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Traffic Clogs Main Artery to Colorado Resorts

Officials mull solutions as congestion bogs down Interstate 70, a lifeline for several towns dependent on tourism.

June 13, 2004|Robert Weller | Associated Press Writer

VAIL, Colo. — David Castillo was puzzled: After being pulled over near Vail on Interstate 70, all he got was a warning ticket and a plea to slow down. No State Patrol. No sheriff in sight. Just a local cop.

For weeks, residents of this posh resort have been sending out Vail police to target drivers like Castillo. They are also air conditioning their homes, despite the cool mountain air, to help muffle the sound of vehicles roaring through the shoestring-thin Vail Valley.

The problem is that I-70 -- the main artery to the nation's busiest ski resorts and a lifeline for tourist-dependent towns like Vail -- is becoming more congested every year. Hundreds of thousands of Colorado skiers, hikers, backpackers and families are vying with tourists to get to resort towns.

In Vail, where the average home costs more than $1 million, retreating from the hurly-burly of urban life is becoming much more difficult. Summit County Commissioner Gary Lindstrom, who spent 31 years in law enforcement, puts it this way: "The mountains have become an attractive nuisance."

I-70 is an engineering marvel in places, winding its way through canyons and steep valleys deep into the heart of the Colorado Rockies. It climbs approximately a mile between mile-high Denver and the Eisenhower Tunnel, where it knifes under the Continental Divide.

In 1985, about 15,000 vehicles passed through the tunnel every day. In 2001, the number had risen to 28,000 and planners predicted there would be a daily average of 41,200 by 2025 and 63,000 on Saturdays.

A number of ski areas are within minutes -- and sometimes eyesight -- of the interstate, including Loveland, Keystone, Copper Mountain and Vail. Winter Park and Breckenridge depend heavily on I-70, and so do farther-flung resorts such as Steamboat Springs and Aspen.

All of them feel the pain when things go wrong.

An overturned tanker or string of SUVS and cars bowled over in a blizzard can block the four-lane highway for hours. An avalanche can close it for days. In several stretches, there is no frontage road to use to get around in the narrow mountain canyons.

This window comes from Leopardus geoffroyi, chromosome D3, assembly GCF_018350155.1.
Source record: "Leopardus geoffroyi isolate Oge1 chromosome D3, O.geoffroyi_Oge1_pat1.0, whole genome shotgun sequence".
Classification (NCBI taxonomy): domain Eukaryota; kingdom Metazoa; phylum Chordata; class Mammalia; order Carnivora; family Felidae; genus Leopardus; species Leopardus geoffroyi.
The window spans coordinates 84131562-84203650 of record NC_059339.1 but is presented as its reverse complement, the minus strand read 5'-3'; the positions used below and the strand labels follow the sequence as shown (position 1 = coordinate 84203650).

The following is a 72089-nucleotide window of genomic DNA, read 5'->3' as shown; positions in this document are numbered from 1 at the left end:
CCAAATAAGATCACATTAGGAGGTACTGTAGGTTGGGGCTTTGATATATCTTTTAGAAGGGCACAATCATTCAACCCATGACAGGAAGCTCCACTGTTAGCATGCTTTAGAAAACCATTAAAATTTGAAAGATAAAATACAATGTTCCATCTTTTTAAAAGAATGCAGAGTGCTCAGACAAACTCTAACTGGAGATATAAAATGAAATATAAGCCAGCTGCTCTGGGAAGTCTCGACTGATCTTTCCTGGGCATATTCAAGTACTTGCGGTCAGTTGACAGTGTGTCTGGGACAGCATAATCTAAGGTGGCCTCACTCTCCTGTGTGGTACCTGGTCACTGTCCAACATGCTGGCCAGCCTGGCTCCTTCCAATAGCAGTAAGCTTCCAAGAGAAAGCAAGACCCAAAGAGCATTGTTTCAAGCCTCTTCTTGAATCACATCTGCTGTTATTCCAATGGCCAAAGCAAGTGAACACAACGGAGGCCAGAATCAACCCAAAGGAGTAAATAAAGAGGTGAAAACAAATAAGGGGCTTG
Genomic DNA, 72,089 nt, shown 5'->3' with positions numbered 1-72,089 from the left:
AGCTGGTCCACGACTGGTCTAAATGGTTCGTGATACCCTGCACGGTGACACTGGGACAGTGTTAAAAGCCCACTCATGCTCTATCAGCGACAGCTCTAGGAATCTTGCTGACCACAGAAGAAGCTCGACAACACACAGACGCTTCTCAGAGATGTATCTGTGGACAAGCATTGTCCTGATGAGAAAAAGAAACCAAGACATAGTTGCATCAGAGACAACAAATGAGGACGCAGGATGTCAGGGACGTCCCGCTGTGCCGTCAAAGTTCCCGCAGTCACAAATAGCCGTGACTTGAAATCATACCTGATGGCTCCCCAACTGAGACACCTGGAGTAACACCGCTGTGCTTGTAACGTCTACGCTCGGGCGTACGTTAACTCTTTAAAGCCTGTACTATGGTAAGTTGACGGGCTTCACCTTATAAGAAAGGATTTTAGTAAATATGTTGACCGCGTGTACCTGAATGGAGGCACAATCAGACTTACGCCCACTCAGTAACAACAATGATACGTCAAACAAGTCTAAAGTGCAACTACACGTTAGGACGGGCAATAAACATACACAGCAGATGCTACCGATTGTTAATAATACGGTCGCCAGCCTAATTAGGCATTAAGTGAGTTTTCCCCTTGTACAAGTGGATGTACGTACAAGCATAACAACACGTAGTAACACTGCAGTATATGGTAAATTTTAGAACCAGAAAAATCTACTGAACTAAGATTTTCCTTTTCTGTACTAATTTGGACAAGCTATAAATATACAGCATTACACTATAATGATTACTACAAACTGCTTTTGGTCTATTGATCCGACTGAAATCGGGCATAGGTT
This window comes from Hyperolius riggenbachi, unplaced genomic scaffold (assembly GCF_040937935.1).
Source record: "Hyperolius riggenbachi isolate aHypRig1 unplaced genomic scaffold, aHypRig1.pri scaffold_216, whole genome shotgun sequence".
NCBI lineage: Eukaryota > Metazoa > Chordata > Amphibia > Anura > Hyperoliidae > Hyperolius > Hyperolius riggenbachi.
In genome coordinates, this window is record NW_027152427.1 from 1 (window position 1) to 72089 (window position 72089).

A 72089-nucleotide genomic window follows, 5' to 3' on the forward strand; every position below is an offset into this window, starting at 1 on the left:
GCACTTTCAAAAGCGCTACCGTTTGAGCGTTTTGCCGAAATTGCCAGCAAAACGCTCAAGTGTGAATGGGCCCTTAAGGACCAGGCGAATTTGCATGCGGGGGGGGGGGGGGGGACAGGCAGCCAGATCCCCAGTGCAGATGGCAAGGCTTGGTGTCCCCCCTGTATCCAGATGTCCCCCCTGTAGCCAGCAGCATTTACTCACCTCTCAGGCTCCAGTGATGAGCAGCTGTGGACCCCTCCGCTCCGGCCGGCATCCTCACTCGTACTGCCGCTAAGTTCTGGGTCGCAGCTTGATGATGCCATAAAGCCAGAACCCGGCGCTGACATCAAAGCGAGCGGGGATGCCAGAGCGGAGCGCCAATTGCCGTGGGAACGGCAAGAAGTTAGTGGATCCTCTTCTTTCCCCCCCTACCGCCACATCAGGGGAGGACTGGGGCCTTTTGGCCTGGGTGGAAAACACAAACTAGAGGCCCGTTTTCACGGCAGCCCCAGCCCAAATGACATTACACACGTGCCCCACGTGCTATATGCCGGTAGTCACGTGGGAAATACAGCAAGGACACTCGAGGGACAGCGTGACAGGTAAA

Stop-and-go traffic is not uncommon on Sunday afternoons during the ski season or busy summer holiday weekends. It is a pain for resort-bound tourists and no bundle of joy for people who live along the highway.

"I-70 is our Main Street. People can't get to their jobs serving the people who are stuck. You can't get from one end of the county to the other," said Harry Dale, a Clear Creek County commissioner.

Vail Mayor Rod Slifer, a real estate developer, came to Vail in 1962 when the first chairlift was being built and the only road to Denver, 100 miles away, was a blizzard-prone, two-lane highway over 11,992-foot-high Loveland Pass. He said he worried about the viability of Vail and other Colorado resorts along I-70.

"In 15 or 20 years I think the situation will be untenable," he said, fearing tourists would go to areas where getting there wasn't such a hassle.

It took years and hundreds of millions of dollars to ease I-70 congestion in Glenwood Canyon, west of Vail. Slifer and other community leaders along the interstate believe trying to add more lanes between the resorts and Denver isn't the answer.

"They don't have the money to build a beautiful highway to accommodate our historic towns like they did with Glenwood Canyon," said Clear Creek County Commissioner Jo Ann Sorenson.

Added Lindstrom, her counterpart in Summit County: "We need a mass transit system that doesn't involve tires or fossil fuels. We've reached critical mass."

But building a train or monorail along the I-70 corridor would cost $7 billion to $8 billion, said Tom Norton, executive director of the Colorado Department of Transportation. He says the state doesn't have the minimum amount of money needed to support a request for federal funding for such a project, and isn't likely to in the near future.

Voters have already rejected a proposal to fund a study of a train. The transportation agency is endorsing two more lanes and high-speed bus service to ease traffic concerns.

Lindstrom said cheap bus service had already been tried and few people used it. "It's not sexy. It's a social thing. With a train you could have a club car where people would mix," he said.

There has also been talk of banning trucks during busy weekends. But that could choke off supplies for rapidly growing mountain towns; a March 2003 blizzard shut down the interstate for days, leaving stores and restaurants short of food and beverages.

State Patrol Capt. Ron Prater said truck traffic had increased dramatically because of the needs of the mountain towns. The sale of discounted ski season passes also has increased winter traffic.

Which has Vail residents practically plugging their ears. This summer, the Vail Valley Foundation will employ a consultant to try to limit the impact of noise on outdoor orchestra concerts.

Not that drivers like Castillo are sympathetic.

"Nobody wants noise around their house, but what do you expect when you build a highway right next to a city?" Castillo said.

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